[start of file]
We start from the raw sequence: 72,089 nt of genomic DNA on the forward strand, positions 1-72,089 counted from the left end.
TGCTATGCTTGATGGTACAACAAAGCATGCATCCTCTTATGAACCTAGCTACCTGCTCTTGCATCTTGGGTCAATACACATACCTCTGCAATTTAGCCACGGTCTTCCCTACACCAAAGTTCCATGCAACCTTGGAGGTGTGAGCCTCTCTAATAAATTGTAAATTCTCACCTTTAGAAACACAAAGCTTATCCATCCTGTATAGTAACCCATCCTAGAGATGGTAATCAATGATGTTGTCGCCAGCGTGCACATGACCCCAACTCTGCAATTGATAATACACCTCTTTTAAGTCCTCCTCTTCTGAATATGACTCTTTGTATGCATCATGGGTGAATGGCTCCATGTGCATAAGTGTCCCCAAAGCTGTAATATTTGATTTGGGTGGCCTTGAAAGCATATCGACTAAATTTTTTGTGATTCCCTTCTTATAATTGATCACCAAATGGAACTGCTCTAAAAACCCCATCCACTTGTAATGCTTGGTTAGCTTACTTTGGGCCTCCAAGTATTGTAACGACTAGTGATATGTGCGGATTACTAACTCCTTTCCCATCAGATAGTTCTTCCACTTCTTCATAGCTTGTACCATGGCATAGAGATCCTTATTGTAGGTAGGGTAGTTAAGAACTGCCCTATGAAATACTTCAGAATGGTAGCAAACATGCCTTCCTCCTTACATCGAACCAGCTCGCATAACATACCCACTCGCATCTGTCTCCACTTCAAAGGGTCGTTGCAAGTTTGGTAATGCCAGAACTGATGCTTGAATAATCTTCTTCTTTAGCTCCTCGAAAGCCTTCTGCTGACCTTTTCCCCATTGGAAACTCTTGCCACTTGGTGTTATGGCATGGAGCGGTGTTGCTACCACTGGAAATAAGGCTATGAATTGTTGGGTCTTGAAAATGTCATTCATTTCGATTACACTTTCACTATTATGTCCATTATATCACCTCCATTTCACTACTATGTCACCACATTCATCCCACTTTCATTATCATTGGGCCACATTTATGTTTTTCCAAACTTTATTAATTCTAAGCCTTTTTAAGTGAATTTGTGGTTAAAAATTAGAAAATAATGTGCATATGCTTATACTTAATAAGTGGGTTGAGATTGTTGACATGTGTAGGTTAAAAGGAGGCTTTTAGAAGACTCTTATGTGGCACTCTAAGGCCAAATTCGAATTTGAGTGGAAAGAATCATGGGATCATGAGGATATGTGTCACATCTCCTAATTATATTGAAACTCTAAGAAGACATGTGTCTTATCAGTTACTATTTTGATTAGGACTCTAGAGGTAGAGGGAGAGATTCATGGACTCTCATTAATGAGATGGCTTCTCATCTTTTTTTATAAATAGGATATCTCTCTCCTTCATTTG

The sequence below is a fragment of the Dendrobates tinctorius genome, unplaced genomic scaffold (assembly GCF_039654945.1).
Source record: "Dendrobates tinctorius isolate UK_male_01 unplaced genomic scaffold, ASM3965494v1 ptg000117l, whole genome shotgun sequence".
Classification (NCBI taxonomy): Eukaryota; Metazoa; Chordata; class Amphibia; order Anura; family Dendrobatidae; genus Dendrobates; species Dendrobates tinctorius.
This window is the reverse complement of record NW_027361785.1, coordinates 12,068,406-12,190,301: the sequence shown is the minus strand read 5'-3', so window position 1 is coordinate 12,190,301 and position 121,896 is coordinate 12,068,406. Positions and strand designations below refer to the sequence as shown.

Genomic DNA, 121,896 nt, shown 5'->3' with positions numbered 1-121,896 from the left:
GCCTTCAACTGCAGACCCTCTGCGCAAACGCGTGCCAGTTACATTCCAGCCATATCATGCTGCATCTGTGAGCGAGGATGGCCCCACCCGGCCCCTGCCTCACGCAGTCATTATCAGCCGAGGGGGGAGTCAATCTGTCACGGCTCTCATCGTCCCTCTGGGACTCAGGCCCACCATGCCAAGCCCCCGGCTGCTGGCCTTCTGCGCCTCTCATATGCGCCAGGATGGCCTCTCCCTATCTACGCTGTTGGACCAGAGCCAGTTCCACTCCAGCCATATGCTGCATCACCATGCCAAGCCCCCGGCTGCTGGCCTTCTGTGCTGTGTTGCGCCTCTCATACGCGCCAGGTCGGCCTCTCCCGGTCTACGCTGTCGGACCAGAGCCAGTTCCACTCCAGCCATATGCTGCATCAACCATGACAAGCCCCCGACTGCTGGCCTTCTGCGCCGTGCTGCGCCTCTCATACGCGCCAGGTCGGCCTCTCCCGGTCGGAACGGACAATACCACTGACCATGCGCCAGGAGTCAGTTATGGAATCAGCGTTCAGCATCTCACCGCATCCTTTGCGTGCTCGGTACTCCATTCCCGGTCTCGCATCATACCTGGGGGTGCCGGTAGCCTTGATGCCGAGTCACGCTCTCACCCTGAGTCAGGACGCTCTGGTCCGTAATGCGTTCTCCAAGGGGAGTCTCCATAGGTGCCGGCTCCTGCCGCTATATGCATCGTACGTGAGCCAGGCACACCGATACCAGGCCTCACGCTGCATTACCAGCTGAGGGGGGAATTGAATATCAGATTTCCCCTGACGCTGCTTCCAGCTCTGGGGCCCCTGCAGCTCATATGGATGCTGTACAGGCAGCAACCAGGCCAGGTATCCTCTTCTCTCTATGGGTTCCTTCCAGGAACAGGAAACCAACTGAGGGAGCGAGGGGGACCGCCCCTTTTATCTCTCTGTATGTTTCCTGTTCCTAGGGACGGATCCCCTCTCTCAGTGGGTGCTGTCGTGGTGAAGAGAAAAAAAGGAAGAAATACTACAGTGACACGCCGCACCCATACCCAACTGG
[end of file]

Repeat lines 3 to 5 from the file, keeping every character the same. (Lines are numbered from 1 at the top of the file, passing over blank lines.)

The sequence below is a fragment of the Dendrobates tinctorius genome, unplaced genomic scaffold (assembly GCF_039654945.1).
Source record: "Dendrobates tinctorius isolate UK_male_01 unplaced genomic scaffold, ASM3965494v1 ptg000117l, whole genome shotgun sequence".
Classification (NCBI taxonomy): Eukaryota; Metazoa; Chordata; class Amphibia; order Anura; family Dendrobatidae; genus Dendrobates; species Dendrobates tinctorius.